3. The Impact on the Institution – A well-run and properly advised fraternity/sorority community can be a tremendous asset to an institution. A poorly run and improperly advised community can be a tremendous liability. Fraternity and sorority membership significantly impacts student retention, alumni satisfaction and giving, student health and wellness, academic performance, and overall student satisfaction, just to name a few. Depending on the quality of the experience, these impacts can be positive or negative. No other singular experience on the college campus has such powerful impacts on such a wide variety of student outcomes. Why would any VPSA want a new, inexperienced professional leading a program with the potential to have such a positive (or negative) influence on so many student outcomes? It makes absolutely no sense.

4. The Required Expertise – Running a f/s community, or at least running it well, requires a certain level of expertise that very few people have. Having someone who can simultaneously navigate the labyrinth or arcane Panhellenic recruitment rules, understand the intricacies of the NPHC intake process, develop curriculum for an officer training retreat, manage budgets, conduct a risk management program, and advise multiple organizations and governing councils is no easy task. Not just anyone has the skills, knowledge and abilities to do what a f/s director does. It is a highly specialized skill set, but for whatever reason, that highly specialized set of skills does not always translate to competitive salaries relative to other unit directors.

5. The Risk – At the end of the day, I think every VPSA in the country should ask him/herself a simple question – can I afford NOT to hire a talented, seasoned professional to run the f/s community here and pay them what they are worth? I would argue that one of the reasons we continue to see the same problems – hazing, alcohol abuse, sexual assault, etc. – year after year is because we do not have highly skilled, experienced and talented professionals in these important positions. We have new professionals with five years of experience or less managing incredibly complex, political, high-impact systems without the proper skills, experience or training to do so. No unit on a college campus can give a VPSA more heartburn tham a fraternity/sorority community, yet rarely do you find unit directors with less experience and lower salaries. It just does not make sense.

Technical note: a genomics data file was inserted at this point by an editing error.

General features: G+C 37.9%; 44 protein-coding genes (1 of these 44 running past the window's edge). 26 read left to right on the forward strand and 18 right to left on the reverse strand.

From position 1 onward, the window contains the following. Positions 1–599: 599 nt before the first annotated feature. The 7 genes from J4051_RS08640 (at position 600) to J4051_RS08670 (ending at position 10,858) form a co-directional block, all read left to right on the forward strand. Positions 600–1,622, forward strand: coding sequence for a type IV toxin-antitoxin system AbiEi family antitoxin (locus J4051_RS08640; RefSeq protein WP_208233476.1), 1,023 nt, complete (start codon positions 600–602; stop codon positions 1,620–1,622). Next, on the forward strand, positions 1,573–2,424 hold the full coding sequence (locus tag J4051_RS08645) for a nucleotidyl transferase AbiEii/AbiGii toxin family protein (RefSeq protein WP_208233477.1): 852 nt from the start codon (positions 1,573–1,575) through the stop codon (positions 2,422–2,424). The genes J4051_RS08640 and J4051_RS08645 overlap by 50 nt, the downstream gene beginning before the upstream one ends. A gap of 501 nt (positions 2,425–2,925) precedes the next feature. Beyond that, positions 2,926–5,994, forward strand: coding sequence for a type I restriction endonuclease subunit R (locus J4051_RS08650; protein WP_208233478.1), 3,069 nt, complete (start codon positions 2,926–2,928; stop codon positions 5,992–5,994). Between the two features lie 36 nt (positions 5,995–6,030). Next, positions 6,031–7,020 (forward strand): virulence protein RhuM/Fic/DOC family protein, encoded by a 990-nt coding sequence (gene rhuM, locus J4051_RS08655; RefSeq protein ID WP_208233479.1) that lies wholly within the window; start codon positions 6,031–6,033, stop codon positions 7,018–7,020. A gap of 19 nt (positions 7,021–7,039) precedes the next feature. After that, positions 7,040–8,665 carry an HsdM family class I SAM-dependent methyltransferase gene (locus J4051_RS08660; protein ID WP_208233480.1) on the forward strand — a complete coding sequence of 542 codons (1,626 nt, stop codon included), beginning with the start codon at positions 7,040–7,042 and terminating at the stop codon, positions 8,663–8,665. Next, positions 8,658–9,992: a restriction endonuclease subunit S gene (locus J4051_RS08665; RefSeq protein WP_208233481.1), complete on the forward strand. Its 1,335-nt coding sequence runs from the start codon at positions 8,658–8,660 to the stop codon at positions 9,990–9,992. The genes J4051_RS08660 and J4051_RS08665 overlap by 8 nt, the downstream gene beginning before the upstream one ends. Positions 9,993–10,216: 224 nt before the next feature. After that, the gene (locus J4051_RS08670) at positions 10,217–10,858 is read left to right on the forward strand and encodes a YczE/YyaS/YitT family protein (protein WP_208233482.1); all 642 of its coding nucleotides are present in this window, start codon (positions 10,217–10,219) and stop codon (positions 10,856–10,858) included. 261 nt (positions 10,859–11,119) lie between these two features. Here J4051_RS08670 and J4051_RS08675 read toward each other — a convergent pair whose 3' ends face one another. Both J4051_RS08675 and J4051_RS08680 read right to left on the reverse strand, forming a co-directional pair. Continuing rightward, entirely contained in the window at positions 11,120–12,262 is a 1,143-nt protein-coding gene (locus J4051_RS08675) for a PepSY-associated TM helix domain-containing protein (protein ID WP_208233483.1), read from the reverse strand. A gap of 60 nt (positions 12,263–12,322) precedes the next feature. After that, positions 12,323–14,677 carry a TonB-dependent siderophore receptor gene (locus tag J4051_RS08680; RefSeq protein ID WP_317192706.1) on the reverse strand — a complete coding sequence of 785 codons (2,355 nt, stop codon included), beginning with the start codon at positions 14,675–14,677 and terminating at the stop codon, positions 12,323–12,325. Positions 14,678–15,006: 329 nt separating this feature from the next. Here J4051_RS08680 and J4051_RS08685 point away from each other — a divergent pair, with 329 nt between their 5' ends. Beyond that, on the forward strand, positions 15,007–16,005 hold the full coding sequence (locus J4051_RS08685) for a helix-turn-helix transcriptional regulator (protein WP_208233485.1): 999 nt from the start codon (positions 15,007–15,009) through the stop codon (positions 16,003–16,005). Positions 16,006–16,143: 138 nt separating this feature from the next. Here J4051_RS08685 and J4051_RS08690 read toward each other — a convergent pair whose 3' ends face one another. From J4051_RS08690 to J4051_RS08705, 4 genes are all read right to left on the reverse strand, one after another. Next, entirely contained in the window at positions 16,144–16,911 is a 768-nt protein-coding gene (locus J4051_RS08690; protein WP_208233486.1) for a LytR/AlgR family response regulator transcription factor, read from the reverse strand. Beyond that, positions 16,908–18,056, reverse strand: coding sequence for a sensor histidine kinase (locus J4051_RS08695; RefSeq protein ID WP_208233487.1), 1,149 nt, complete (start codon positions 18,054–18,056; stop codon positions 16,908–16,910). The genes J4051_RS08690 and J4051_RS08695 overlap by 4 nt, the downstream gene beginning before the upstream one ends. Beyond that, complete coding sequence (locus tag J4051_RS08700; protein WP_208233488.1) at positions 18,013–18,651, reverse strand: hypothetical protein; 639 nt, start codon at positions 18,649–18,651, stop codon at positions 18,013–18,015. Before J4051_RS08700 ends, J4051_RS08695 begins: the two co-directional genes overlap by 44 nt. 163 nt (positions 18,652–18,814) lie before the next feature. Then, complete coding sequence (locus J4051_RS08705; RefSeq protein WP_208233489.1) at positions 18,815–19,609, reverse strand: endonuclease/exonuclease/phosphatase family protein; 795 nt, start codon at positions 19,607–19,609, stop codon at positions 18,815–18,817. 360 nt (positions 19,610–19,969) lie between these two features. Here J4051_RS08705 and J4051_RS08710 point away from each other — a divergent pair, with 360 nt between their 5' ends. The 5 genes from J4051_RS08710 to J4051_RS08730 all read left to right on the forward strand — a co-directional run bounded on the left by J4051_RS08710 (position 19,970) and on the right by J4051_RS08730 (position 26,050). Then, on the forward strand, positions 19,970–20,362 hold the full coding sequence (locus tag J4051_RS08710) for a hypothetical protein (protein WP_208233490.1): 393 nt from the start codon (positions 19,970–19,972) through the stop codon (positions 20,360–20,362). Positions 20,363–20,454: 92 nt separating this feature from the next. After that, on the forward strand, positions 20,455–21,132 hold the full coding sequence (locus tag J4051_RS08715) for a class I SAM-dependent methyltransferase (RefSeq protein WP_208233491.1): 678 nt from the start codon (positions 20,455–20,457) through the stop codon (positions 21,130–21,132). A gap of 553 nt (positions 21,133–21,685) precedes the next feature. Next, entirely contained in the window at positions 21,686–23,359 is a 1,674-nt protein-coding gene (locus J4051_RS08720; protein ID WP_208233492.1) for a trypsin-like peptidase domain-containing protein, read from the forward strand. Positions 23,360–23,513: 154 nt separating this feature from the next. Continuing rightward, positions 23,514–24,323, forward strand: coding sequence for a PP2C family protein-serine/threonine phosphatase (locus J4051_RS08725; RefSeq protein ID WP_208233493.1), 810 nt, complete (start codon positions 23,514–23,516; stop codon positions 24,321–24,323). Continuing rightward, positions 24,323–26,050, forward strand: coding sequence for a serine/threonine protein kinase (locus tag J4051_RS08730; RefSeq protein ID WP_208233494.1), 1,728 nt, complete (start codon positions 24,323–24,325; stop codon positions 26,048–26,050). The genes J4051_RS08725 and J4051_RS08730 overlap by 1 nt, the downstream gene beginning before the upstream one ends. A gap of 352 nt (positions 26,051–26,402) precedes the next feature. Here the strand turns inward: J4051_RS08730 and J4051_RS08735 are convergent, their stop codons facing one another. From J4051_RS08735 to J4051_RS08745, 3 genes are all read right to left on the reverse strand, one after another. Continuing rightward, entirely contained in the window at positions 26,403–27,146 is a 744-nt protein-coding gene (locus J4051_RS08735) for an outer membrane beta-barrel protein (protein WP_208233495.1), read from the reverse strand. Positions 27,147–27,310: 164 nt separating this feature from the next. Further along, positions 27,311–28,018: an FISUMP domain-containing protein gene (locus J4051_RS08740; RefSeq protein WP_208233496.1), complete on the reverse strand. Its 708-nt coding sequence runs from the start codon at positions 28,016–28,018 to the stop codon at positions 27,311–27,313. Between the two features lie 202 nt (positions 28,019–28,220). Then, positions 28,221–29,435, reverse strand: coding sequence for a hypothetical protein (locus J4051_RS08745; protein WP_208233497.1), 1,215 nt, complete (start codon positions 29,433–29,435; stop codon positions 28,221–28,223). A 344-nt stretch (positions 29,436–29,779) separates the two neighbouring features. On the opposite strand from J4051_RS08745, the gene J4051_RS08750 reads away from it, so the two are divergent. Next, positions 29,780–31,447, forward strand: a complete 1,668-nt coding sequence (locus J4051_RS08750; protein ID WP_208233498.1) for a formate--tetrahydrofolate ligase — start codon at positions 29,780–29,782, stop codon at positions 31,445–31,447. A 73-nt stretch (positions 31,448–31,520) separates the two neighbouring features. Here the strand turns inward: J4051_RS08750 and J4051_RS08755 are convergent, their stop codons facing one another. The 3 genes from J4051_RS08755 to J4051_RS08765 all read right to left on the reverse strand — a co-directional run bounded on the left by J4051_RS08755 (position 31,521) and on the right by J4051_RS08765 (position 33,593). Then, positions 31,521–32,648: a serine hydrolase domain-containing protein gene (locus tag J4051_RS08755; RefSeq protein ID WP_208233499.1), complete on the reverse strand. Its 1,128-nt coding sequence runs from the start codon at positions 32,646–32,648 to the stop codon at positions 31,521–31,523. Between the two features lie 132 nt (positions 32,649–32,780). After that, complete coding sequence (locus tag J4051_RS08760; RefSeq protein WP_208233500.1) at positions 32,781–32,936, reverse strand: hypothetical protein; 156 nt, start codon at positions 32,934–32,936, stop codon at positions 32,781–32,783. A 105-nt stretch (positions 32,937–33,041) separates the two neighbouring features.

So, what kind of model can be implemented to allow for the changes we need?

As much as I hate their football team, I think LSU has instituted a model f/s program that other institutions would be wise to duplicate. Every fraternity and sorority member at LSU pays a “Greek Activity Fee” of $44 each semester. This fee generates nearly $400,000 of revenue each year. And given the services and privileges that f/s members on most campuses enjoy, I think a small service fee is easily justifiable. The revenue generated goes to fund the salaries of a well-staffed office, supports educational and risk management programming, and is re-invested in the community in a variety of ways. The institution has made the very intentional choice to hire the best staff, pay them what they are worth, and invest in quality programming designed to move the community forward.

Ironically, the director at LSU, Angela Guillory, is one of those people I can count on my two hands as having made a career in f/s life. I have no idea if Angela aspires to anything higher, but here is what I do know – she has been a director for a long time, she is darn good at it, and she is well-paid for the work she does. LSU has invested in their professional f/s staff, and that decision is evident in the progress seen in that community over the last 10 years.

I think one of the most important things we can do as a profession is to become better advocates for ourselves and our work. As a board member of the Association of Fraternity/Sorority Advisors (AFA), I will say that one of my top priorities as a board member is to ensure that AFA helps in this advocacy work. We need staffing and organizational models in which talented professionals can make a career in fraternity/sorority advising instead of models in which a vast majority of talented professionals eventually jump ship and move up or out of the field. We must educate senior student affairs officers on the importance of our work and we must lobby and advocate for more resources, better pay, and increased priority. 

The future of the fraternity/sorority experience demands it.



*Next week, I, along with my pal Josh Schutts, will deliver part two in this series dedicated to Careers in Student Affairs Month. Part two will investigate the various models dictating where F/S life offices are housed within divisions of student affairs, discuss the limitations of these models, and propose a new model designed to maximize the potential of what a f/s life office can and should be. Tune in next week!